Appeals of denials are often needed and obtaining the best outcome of your case typically centers on providing incontrovertible evidence regarding how a workplace accident happened and why your doctor is calling for specific treatment. Knowing what evidence is called for and how to best present it is something that comes with experience – the kind developed by attorneys through practice.

Is it the end of civil service due process, as we know it?

Attorneys with deep experience dealing with the complicated systems of federal employment know that it's no bed of roses. Government workers in Texas or any other state face a veritable quagmire of procedural steps when management initiates action based on allegations of misconduct or underperformance.

The decades-old civil service system is supposed to make sure employees facing disciplinary action enjoy due process. It protects them against the whims of an ever-changing cast of characters on the political stage. It may be a challenge to navigate, but most would agree the protection afforded is worth it.

OPM disability benefits for federal employees

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  • Are you a federal employee who is suffering from a disability?
  • Is your disability preventing you from doing your job?

If you answered "yes" to both of these questions, then you may be eligible for disability benefits under the Federal Employees Retirement System (FERS) or the Civil Service Retirement System (CSRS).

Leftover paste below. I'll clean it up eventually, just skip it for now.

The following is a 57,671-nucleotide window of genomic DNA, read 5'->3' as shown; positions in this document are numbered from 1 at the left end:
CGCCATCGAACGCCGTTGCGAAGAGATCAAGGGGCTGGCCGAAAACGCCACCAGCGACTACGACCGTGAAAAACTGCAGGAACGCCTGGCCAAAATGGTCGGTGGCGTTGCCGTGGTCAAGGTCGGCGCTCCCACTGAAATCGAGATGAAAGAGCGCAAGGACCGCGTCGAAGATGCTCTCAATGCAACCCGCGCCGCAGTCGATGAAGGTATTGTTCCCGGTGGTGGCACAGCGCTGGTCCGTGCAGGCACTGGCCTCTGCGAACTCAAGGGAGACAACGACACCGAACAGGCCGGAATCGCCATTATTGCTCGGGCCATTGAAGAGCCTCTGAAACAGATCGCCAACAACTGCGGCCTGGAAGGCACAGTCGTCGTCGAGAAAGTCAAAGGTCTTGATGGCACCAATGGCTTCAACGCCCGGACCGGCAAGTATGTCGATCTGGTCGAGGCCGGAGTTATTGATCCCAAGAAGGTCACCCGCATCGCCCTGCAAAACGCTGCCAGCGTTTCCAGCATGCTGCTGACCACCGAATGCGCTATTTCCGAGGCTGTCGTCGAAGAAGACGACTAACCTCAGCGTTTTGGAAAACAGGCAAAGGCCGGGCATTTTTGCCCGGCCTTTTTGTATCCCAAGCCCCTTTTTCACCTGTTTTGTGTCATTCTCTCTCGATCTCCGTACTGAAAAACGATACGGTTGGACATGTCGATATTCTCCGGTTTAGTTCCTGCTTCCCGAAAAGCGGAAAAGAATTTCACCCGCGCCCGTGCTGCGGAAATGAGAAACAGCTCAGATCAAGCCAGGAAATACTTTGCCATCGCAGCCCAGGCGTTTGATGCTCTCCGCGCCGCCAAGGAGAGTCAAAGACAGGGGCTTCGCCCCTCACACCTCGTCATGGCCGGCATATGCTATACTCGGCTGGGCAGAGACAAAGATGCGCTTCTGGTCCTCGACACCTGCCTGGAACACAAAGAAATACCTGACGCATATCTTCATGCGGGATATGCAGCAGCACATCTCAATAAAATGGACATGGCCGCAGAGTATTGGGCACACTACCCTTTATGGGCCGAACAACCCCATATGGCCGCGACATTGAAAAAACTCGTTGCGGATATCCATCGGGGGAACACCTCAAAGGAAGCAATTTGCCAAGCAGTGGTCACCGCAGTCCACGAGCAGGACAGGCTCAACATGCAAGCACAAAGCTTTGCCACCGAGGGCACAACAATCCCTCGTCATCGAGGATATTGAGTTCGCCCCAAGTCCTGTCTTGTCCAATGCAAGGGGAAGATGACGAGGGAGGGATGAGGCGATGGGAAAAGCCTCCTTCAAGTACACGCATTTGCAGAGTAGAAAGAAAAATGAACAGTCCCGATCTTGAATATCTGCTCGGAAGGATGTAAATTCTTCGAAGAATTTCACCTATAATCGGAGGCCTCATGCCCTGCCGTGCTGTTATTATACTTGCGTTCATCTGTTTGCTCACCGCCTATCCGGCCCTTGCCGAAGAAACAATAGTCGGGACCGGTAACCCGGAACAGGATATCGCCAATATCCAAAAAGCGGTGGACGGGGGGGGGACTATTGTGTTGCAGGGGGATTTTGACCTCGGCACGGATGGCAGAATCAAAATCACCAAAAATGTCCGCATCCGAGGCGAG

Obtaining benefits is not always an easy process, and legitimate claims are sometimes denied. But when approved, benefits can provide much-needed support to people who are dealing with a variety of disabilities.

Don't let scare tactics prevent you from protecting your rights

Being mistreated on the job or living in fear that you will get fired out of retaliation for exercising your rights can be incredibly stressful. In addition to the emotional devastation of being harassed or discriminated against, you can also be dealing with the anxiety of being out of a job and unable to care for yourself and your family.

Unfortunately, there are employers all across the country who permit -- and even encourage -- these workplace environments that are based on fear and intimidation to exist. Doing so helps them avoid taking responsibility for various rights violations.

Congressional staff are overwhelmingly white. Is change possible?

According to the Washington Post, years of private studies have demonstrated that, while Congress itself is becoming more diverse in response to citizen activism, their staff is not. Workers in congressional offices, from chiefs of staff and top advisors to aides, pages and administrative personnel, continue to be overwhelmingly white.

How big the problem may be is, unfortunately, unclear. Congressional offices don't have to report the demographics of their staff to the public. Thanks to the work of groups including the Congressional Black Associates and the Congressional Hispanic Staff Association, we have some information on the degree of the disparities. In 2010, for example the CHSA found only 35 out of 498 total congressional staffers were Latino, and nobody thinks the situation has improved since then.

Revived Congressional rule sends chill through federal ranks

Some supporters call it a minor adjustment that simply restores constitutional powers of the purse Congress. Other supporters say it could prove to be a positive step toward curbing rising federal bureaucracy. Opponents warn it threatens efforts to protect the rights of federal workers against the political whims of elected officials.

What we are talking about is the revival of the Holman Rule. You may never have heard of it. First instituted 140 years ago, the tool allows any member of Congress to propose legislative action to target a particular federal agency, or even a specific federal worker, with funding cuts.